About an hour later, I finally sat down at my computer and started writing. Three hours after that, I finished my story.

Of course, if I had won the contest this blog post would have an even better ending. But I didn’t. I did get a shout-out for “lovely writing,” though.

What I did manage to do was spend time in my favorite place, with one of my favorite dogs, and then do one of the things that I enjoy in the most – write. And that, right there, is me living my simple life.

Just for fun, I’m going to include the first story I wrote for the contest. The second story ended up being something I’d like to work on later for a possible submission elsewhere. So, unfortunately I can’t share it here.

Enjoy!

A Valentine’s Gift for Daddy


Mommy and I went shopping today. She said Valentine’s Day is in tomorrow and we have to get Daddy a present.

Have you ever seen anything so perfect? We hid the chocolates in the laundry room so Daddy wouldn’t find it.

When I got home from school the next day, I went to check on his gift.

Maybe I’ll just take a peek inside.

Maybe I’ll just try one.

Bleah!

Coconut. I hate coconut.

Before I knew what I was doing, I ate another one.

Oh my goodness!

Peanut butter – did anything more tasty ever exist?

I went to practice the trumpet.

But I couldn’t stop thinking about Daddy’s Valentine’s Day present.

Okay, fine. Just one more.

I mean two more.

How did I eat three, five?

Don’t do it, I told myself. There’s only two pieces left.

Uh-oh. I ate all of Daddy’s Valentine’s Day present.

Maybe if I put the box back no one will notice.

But Mommy noticed. “Do you know what happened to Daddy’s chocolates?”

I couldn’t look at her when I said, “I ate them.”

To my surprise, Mommy started laughing.

“You’re just like me,” she said. She pulled out a second box of chocolates. “These were for you and I ate them all!”

I wanted to be mad, but how could I?

“Come on,” she said. “Let’s go make Daddy a card.”

He loved it!

Happy Valentine’s Day!

A Death Meditation for 2019

A Death Meditation for 2019 49

Photo by Aaron Burden on Unsplash

It’s the most wonderful time of the year! No, I don’t mean Christmas. Although, let’s be honest. I do enjoy some good Christmas spirit, ginger snap cookies, and pictures of dogs with Santa Claus.

Dog Photo with Santa Claus

Dodger with Santa Claus

What I’m talking about is my annual reflection on what I would do in 2019 if I knew it was my last year on Earth as Kelly Kandra Hughes. Yes, I know. At face value a death meditation is a morbid topic, particularly during a season that is known for its joy and wonder.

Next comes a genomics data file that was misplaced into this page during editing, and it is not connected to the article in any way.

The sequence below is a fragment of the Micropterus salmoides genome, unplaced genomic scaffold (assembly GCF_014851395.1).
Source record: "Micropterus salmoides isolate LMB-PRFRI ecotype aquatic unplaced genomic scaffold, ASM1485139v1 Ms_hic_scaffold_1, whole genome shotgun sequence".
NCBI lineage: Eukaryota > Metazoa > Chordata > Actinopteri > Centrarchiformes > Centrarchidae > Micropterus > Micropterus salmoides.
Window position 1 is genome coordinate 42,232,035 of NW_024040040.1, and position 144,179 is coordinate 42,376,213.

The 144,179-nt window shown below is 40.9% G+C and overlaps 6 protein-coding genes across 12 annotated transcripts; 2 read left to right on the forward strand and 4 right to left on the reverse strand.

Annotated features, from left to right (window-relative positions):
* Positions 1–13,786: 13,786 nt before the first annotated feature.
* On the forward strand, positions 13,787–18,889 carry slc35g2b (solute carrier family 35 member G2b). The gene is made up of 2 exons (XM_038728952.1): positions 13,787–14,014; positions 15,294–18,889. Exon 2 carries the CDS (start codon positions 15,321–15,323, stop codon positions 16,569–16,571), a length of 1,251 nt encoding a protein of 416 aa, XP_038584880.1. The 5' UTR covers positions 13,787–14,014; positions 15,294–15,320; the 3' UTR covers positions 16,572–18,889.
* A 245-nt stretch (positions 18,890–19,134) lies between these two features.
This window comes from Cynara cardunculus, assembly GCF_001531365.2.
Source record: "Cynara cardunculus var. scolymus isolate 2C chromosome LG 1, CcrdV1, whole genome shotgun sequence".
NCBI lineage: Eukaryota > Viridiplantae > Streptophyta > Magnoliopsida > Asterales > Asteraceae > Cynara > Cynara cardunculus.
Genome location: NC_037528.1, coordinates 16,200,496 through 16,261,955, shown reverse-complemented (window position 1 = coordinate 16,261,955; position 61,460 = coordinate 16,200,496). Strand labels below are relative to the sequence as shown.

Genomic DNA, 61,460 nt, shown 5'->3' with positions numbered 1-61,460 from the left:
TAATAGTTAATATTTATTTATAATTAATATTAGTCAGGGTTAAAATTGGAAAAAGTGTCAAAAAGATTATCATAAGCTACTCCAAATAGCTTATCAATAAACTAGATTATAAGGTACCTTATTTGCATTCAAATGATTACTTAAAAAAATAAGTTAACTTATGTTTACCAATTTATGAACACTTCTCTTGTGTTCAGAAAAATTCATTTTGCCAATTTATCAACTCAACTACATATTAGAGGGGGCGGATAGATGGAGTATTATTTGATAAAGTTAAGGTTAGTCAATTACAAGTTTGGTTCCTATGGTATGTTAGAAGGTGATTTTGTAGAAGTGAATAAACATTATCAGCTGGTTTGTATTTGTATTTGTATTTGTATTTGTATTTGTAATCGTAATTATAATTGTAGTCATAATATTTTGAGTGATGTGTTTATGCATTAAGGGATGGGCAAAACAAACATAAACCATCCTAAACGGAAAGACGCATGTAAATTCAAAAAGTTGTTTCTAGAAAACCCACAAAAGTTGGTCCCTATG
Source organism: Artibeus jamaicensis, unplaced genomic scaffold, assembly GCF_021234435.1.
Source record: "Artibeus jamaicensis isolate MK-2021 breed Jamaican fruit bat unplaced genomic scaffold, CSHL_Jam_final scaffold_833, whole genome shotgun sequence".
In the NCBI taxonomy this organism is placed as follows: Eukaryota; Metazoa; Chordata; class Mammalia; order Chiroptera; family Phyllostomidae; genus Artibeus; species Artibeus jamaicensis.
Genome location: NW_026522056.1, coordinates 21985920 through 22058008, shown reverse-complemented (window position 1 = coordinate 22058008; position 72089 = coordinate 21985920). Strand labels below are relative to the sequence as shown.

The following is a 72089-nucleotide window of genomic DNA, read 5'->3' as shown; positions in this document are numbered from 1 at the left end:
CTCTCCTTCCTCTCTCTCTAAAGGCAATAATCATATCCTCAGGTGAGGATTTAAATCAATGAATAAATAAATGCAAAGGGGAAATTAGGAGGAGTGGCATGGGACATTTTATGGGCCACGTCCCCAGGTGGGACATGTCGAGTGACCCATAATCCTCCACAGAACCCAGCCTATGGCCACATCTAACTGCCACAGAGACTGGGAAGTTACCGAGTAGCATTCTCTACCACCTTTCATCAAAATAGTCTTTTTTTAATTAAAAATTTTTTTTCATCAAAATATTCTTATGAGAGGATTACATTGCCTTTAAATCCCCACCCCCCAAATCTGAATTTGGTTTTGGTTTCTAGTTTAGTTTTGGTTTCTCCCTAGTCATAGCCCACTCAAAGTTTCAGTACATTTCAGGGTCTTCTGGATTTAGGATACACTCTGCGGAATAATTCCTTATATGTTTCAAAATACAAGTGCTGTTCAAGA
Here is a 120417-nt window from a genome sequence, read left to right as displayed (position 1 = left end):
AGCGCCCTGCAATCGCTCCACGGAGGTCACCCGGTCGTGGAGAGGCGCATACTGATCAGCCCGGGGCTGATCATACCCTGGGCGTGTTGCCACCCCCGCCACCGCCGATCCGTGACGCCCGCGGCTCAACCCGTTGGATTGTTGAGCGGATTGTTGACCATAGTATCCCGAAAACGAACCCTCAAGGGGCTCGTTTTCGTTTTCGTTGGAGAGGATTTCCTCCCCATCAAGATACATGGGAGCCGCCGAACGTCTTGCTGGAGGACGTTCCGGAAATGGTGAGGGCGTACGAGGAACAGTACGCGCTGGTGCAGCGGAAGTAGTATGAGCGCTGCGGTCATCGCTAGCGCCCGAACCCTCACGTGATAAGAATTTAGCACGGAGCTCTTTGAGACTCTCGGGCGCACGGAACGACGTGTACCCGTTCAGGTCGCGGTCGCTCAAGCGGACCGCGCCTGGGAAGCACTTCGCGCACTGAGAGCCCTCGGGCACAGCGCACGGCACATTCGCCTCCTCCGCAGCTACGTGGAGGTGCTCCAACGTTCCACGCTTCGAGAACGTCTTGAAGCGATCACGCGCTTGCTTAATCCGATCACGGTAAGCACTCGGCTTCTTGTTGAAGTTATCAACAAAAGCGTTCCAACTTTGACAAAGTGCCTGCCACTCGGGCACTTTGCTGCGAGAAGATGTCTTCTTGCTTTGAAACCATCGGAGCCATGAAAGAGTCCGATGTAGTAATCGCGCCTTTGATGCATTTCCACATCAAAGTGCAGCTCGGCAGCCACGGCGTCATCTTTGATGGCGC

But that’s exactly the purpose of a death meditation – to make you mindful of your limited time on Earth so that you make better decisions in how you choose spend your time.

You don’t have to take my word for it. As I’ve written about before, thinking about death is essential for living in joy, as written about by the Dalai Lama and Archbishop Desmond Tutu in The Book of Joy, as well as happiness and productivity expert Dr. Christine Carter, PhD, in The Sweet Spot, and lay people such as Mark Manson in The Subtle Art of Not Giving a F*ck and Oliver Burkeman in The Antidote: Happiness for People Who Can’t Stand Positive Thinking.

During my most recent death meditation as I thought about what if 2019 is my last year alive, two thoughts bubbled to the front of my mind:

  • I am so blessed;
  • I still haven’t sold any books.

These thoughts make my 2019 relatively easy. For thought #1, I’m going to keep on doing what I’m doing. This includes:

Loving Heath as much as possible

Selfie at Jasper National Park

At Athabsaca Falls, Jasper

Petting as many dogs as I can

Selfie with a golden retriever

Kelly and Phyllos

Wandering around in the woods, ideally with a dog

Dogs running through the woods

We never did learn who this yellow lab is!

Spending time with my family, especially my niece

Waving Goodbye from a Bus Window

Saying Goodbye at the Harrisburg Bus Station

Absent from my list is seeing bears in the wild and visiting as many national parks as I can. It’s not so much that I’m experiencing a been there and done that feeling, as these two goals came about from recent death meditations, and they majorly contributed to how I spent my time in 2018.

It’s more that in the past year I’ve learned that wonder is so much more wonderful when it’s not planned.

Instead, I will (ideally) remain open to the world around me, (try to) have zero expectations for what an experience should be like, and instead (hopefully) stay present in the moment and enjoy it for what it is.